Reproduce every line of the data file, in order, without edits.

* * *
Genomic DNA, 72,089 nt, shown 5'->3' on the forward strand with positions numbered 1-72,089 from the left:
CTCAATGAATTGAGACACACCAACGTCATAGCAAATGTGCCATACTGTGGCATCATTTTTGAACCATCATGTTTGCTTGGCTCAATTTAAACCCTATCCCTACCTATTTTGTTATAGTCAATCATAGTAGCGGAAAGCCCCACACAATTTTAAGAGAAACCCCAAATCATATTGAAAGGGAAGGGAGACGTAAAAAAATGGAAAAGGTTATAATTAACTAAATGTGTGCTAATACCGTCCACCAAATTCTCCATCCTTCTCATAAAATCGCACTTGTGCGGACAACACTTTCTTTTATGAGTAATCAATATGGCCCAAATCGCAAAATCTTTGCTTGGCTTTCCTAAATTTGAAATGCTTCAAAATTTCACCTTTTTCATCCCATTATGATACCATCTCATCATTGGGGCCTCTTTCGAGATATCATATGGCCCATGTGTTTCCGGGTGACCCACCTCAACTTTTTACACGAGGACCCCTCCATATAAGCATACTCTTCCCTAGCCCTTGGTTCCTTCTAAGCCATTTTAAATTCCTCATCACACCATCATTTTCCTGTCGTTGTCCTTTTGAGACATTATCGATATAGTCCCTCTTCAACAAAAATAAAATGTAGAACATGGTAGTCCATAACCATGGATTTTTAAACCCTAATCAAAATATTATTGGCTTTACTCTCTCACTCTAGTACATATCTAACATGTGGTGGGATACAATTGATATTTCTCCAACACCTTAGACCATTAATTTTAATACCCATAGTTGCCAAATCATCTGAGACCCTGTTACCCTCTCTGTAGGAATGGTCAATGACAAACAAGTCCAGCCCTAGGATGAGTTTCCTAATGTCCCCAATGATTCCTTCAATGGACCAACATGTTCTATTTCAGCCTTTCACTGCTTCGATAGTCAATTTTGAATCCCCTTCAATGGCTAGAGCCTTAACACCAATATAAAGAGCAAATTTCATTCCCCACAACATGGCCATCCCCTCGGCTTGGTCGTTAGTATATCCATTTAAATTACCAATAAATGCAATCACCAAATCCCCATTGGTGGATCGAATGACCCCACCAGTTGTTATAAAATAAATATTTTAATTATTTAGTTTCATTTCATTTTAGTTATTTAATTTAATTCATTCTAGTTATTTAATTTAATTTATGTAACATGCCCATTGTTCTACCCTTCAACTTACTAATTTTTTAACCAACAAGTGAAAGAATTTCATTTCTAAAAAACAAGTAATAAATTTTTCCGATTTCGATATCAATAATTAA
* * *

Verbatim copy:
Genomic DNA, 72,089 nt, shown 5'->3' on the forward strand with positions numbered 1-72,089 from the left:
CTCAATGAATTGAGACACACCAACGTCATAGCAAATGTGCCATACTGTGGCATCATTTTTGAACCATCATGTTTGCTTGGCTCAATTTAAACCCTATCCCTACCTATTTTGTTATAGTCAATCATAGTAGCGGAAAGCCCCACACAATTTTAAGAGAAACCCCAAATCATATTGAAAGGGAAGGGAGACGTAAAAAAATGGAAAAGGTTATAATTAACTAAATGTGTGCTAATACCGTCCACCAAATTCTCCATCCTTCTCATAAAATCGCACTTGTGCGGACAACACTTTCTTTTATGAGTAATCAATATGGCCCAAATCGCAAAATCTTTGCTTGGCTTTCCTAAATTTGAAATGCTTCAAAATTTCACCTTTTTCATCCCATTATGATACCATCTCATCATTGGGGCCTCTTTCGAGATATCATATGGCCCATGTGTTTCCGGGTGACCCACCTCAACTTTTTACACGAGGACCCCTCCATATAAGCATACTCTTCCCTAGCCCTTGGTTCCTTCTAAGCCATTTTAAATTCCTCATCACACCATCATTTTCCTGTCGTTGTCCTTTTGAGACATTATCGATATAGTCCCTCTTCAACAAAAATAAAATGTAGAACATGGTAGTCCATAACCATGGATTTTTAAACCCTAATCAAAATATTATTGGCTTTACTCTCTCACTCTAGTACATATCTAACATGTGGTGGGATACAATTGATATTTCTCCAACACCTTAGACCATTAATTTTAATACCCATAGTTGCCAAATCATCTGAGACCCTGTTACCCTCTCTGTAGGAATGGTCAATGACAAACAAGTCCAGCCCTAGGATGAGTTTCCTAATGTCCCCAATGATTCCTTCAATGGACCAACATGTTCTATTTCAGCCTTTCACTGCTTCGATAGTCAATTTTGAATCCCCTTCAATGGCTAGAGCCTTAACACCAATATAAAGAGCAAATTTCATTCCCCACAACATGGCCATCCCCTCGGCTTGGTCGTTAGTATATCCATTTAAATTACCAATAAATGCAATCACCAAATCCCCATTGGTGGATCGAATGACCCCACCAGTTGTTATAAAATAAATATTTTAATTATTTAGTTTCATTTCATTTTAGTTATTTAATTTAATTCATTCTAGTTATTTAATTTAATTTATGTAACATGCCCATTGTTCTACCCTTCAACTTACTAATTTTTTAACCAACAAGTGAAAGAATTTCATTTCTAAAAAACAAGTAATAAATTTTTCCGATTTCGATATCAATAATTAA